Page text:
It has been said that this country, after all of its failed experiences, needs a certain kind of leadership. Unquestionably, Guyana has been seriously harmed by leadership that has been all about the blatantly self-centered, the partisan narrow and limited, and what projects an uninspiring present, and an even bleaker future. To continue what has devastated can only demoralise further.
There is only one kind of leadership that is going to raise the bar on this society, challenge it to examine itself, and then deliver something unprecedented to the nation. This country cannot go anywhere or realise anything durable, if it insists on depending on those that promise a primrose path, but deliver only an impenetrable thicket of thorns and thistles (pimpla and stingin nettles).
The kind of leadership envisioned first has to be radically different from what has always existed here, lived here. Leadership has to be transformational.
For starters, transformational leadership is ethical leadership. Said another way, it is moral leadership. Ethical leaders do not lie. They abhor falsehood and deception and rogues. They are genuine. A reasonable counterargument is that that is unreal; as it is politics: backward, traditional, and satisfying Guyanese politics to the overwhelming majority, and there is neither place for nor success in following the ways of transformational (moral) leadership.
With that as accepted reality in Guyanese political life, then to where? To what rung other than the one that has always degraded to the lowest one on the ladder? Because if it is favourable and supportable to falsify casually, cleverly, and continuously, then it is but a short step to bear false witness against enemies, covet neighbours’ property (and that of the state’s), and, who knows, even to destroy and, of course, to do all those damnable things, and then quickly and expertly seek shelter in more covering lies. The Germans during the First World War found out that tell a lie long enough and loud enough and, sure enough, it becomes truth: unquestioned, unchallenged, and accepted truth.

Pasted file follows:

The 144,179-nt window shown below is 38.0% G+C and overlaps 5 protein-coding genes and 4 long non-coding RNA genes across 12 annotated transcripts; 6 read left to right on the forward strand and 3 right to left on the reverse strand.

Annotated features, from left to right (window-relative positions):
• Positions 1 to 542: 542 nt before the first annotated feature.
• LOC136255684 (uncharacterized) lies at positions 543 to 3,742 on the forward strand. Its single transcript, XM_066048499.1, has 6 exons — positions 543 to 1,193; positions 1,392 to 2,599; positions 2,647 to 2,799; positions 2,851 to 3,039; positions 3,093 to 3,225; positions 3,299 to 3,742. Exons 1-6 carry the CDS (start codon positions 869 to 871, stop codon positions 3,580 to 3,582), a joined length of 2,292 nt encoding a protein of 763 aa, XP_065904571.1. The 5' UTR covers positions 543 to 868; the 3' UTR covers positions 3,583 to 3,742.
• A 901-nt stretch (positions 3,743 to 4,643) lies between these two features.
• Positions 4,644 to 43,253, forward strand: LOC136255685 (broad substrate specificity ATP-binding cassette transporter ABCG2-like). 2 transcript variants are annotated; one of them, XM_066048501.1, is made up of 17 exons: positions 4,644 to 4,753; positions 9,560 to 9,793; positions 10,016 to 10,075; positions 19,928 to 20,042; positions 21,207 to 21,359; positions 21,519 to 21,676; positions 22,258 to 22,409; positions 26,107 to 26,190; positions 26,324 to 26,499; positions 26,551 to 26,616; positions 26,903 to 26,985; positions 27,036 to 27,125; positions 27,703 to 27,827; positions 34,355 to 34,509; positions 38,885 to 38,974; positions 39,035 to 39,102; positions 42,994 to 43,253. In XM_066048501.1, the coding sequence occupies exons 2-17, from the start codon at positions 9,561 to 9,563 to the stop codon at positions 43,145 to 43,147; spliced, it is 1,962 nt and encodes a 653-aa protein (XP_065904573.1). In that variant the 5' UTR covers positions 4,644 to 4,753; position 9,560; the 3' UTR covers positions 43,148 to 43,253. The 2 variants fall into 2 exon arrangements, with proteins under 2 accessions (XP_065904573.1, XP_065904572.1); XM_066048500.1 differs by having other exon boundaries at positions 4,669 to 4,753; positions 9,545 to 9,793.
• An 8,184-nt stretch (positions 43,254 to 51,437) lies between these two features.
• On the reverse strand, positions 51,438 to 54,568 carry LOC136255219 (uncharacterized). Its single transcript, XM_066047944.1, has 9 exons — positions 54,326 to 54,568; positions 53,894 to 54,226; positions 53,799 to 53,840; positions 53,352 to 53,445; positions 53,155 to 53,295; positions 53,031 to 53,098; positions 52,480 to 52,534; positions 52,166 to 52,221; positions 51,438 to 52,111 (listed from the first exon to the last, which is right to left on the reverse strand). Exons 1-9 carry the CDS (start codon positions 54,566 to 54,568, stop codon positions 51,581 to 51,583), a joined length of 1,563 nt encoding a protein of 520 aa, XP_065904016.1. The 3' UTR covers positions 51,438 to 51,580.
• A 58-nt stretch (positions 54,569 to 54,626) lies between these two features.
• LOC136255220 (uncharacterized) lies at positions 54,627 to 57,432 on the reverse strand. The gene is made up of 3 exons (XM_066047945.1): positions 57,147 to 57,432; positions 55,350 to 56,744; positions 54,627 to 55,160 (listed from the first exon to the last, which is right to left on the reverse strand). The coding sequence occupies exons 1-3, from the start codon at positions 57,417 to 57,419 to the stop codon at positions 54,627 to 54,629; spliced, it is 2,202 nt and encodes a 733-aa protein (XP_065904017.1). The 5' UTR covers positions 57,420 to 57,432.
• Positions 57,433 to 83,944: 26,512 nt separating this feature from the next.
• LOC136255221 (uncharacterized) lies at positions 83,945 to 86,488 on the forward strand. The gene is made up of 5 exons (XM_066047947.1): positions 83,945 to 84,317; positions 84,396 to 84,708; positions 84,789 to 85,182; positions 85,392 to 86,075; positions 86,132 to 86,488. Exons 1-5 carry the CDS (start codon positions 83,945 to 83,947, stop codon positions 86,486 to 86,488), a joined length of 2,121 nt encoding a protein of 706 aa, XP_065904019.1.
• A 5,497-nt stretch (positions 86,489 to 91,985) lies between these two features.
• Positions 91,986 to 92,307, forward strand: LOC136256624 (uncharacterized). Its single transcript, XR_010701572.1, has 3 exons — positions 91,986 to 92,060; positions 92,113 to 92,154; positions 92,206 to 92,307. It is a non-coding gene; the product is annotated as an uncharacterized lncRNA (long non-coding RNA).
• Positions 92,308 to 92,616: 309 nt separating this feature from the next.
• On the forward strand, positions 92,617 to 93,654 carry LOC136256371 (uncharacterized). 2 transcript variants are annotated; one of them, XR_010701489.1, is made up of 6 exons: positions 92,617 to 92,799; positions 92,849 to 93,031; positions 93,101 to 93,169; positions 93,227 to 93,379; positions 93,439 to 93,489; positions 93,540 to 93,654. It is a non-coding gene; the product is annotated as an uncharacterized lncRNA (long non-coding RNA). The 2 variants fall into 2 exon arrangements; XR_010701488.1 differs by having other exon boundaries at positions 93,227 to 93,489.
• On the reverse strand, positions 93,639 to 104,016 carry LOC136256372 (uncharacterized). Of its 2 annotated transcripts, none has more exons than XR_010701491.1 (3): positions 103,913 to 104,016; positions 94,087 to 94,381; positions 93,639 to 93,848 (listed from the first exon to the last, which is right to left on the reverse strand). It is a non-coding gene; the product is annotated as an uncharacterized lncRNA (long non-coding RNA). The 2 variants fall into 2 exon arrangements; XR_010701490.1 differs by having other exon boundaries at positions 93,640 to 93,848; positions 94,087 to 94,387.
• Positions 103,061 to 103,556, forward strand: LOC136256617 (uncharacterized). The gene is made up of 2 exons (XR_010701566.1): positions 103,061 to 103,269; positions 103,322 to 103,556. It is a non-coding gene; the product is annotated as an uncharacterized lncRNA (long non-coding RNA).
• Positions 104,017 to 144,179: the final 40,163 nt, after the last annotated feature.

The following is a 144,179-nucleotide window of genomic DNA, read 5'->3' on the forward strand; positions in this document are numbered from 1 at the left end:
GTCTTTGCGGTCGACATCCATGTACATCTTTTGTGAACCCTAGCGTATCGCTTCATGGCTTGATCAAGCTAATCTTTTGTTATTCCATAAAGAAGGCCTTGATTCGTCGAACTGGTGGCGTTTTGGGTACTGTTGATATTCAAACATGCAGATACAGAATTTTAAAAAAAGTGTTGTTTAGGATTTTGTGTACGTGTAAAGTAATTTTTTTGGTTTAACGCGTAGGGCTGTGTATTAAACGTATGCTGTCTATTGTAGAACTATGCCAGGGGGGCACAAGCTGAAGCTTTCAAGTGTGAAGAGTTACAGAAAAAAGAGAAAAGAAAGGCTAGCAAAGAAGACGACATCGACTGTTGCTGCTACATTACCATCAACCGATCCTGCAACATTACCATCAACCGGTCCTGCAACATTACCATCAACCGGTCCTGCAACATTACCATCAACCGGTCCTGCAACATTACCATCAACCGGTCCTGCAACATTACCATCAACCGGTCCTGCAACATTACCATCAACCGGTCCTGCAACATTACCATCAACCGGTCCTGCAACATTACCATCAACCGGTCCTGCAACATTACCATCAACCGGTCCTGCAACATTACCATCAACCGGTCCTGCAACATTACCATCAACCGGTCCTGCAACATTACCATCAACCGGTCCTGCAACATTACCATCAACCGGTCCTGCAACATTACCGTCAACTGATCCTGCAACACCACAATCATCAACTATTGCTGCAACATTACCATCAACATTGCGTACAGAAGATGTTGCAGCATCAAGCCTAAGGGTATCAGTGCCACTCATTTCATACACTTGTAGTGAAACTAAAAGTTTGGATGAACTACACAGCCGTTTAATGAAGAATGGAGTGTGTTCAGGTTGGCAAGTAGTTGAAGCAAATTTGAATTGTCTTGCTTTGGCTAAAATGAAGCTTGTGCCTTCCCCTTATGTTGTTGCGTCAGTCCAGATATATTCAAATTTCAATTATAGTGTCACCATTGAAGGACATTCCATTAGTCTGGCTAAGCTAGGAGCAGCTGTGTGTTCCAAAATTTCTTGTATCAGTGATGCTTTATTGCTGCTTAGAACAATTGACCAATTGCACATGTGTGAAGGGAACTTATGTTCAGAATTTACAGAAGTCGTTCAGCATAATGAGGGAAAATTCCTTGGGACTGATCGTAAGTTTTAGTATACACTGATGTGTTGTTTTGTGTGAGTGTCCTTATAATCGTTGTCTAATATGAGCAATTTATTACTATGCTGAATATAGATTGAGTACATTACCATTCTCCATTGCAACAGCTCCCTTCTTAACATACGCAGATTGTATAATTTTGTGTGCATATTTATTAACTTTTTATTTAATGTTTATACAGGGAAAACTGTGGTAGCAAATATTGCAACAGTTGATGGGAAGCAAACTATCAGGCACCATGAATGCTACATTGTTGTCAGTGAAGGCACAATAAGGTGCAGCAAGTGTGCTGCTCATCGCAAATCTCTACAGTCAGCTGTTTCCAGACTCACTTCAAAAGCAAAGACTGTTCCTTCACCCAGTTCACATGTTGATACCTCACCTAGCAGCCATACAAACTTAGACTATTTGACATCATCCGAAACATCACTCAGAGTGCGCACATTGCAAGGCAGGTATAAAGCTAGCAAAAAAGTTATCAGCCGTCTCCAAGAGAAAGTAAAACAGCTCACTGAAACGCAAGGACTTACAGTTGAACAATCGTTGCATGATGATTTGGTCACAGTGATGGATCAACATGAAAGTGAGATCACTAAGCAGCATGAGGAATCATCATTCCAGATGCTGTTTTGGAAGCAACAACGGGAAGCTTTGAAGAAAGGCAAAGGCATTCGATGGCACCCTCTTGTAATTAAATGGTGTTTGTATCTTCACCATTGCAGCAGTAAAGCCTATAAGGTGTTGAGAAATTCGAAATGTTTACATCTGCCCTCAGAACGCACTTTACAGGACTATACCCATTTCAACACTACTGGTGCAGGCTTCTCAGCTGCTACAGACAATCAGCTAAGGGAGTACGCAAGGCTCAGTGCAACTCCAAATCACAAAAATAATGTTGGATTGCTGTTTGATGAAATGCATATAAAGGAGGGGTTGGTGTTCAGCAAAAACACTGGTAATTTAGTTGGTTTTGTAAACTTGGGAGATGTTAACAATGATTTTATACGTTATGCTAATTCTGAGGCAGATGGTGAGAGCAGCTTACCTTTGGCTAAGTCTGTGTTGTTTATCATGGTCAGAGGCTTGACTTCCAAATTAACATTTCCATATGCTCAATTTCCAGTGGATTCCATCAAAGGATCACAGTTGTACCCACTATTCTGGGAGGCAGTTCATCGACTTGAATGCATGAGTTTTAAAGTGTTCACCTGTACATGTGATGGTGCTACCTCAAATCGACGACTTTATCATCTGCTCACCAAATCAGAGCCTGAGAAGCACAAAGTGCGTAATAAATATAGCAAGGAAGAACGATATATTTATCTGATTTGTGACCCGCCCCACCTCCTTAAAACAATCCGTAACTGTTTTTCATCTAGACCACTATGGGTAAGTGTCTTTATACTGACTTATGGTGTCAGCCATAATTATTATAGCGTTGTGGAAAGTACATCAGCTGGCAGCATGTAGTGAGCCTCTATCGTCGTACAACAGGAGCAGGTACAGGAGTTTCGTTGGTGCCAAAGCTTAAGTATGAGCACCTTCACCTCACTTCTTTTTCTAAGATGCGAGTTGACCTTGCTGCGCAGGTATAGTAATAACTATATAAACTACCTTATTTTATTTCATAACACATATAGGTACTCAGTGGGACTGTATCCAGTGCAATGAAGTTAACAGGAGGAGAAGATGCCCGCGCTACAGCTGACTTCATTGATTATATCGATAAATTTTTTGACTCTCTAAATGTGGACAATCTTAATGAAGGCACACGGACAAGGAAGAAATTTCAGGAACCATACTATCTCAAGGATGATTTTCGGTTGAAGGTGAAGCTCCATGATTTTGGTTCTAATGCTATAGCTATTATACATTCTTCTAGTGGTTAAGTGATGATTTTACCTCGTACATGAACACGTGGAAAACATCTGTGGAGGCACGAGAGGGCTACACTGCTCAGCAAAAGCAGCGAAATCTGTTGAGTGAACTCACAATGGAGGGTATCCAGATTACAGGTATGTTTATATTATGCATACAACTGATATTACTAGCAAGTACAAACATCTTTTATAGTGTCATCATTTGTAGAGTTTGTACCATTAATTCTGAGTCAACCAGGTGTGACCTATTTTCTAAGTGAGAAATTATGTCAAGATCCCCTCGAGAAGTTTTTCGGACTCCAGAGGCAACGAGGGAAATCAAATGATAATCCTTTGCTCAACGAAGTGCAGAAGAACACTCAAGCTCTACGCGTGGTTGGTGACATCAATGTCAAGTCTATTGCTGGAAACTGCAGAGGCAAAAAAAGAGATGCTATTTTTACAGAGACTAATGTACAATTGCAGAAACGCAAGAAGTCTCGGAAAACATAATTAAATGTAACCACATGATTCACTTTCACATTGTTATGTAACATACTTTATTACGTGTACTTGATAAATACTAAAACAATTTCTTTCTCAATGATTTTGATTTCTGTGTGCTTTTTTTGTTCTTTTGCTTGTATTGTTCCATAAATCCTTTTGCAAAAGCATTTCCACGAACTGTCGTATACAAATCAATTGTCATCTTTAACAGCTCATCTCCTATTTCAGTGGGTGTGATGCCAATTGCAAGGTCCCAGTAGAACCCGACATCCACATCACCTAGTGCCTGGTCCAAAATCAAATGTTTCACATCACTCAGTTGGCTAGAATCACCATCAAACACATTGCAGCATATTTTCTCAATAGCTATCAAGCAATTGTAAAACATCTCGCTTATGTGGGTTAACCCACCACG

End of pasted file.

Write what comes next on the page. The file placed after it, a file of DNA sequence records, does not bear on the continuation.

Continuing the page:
Treacherous leaders know that once a start is made with the first lie, then an unending parade of shiftiness, deceptions, and impersonations has to follow to maintain some charade of uprightness and integrity.
There is nothing transformational or ethical or remotely moral about such standards of leadership. When a population is misled, it will be stolen from, tricked repeatedly, and disappointed in ways big and small, public and private.
There is nothing wholesome or exemplary about political leaders (or any kind of leader from any walk of life) who practice and cherish falsehood as a virtue and norm, while in pursuit of unpatriotic ambitions.
What is there to believe when and where it matters? Where is that minimum level of trust and reliability-so hard to come by, so difficult to detect-that has been fairly earned and which rightly belongs?
How even to extend the benefit of the doubt, when there has only been a history of the unsavory and the unrecommendable? But is this not what Guyana has had through many monsoons? Still, people (local and foreign) wonder incomprehensibly why this country is imprisoned where it has condemned itself.
There is the non-negotiable reminder of that old saw: what a tangled web we weave, when first we practice to deceive. The fruits of deceptions have been personal benefits through having dodged accounting; there is also much glee at sowing dissent and destruction. There is little else.
This type of leadership by anyone, anywhere, anytime is incomparably, unspeakably unconstructive. In contrast, moral leadership gives a chance. Problem is that there is no interest in personifying through trying.
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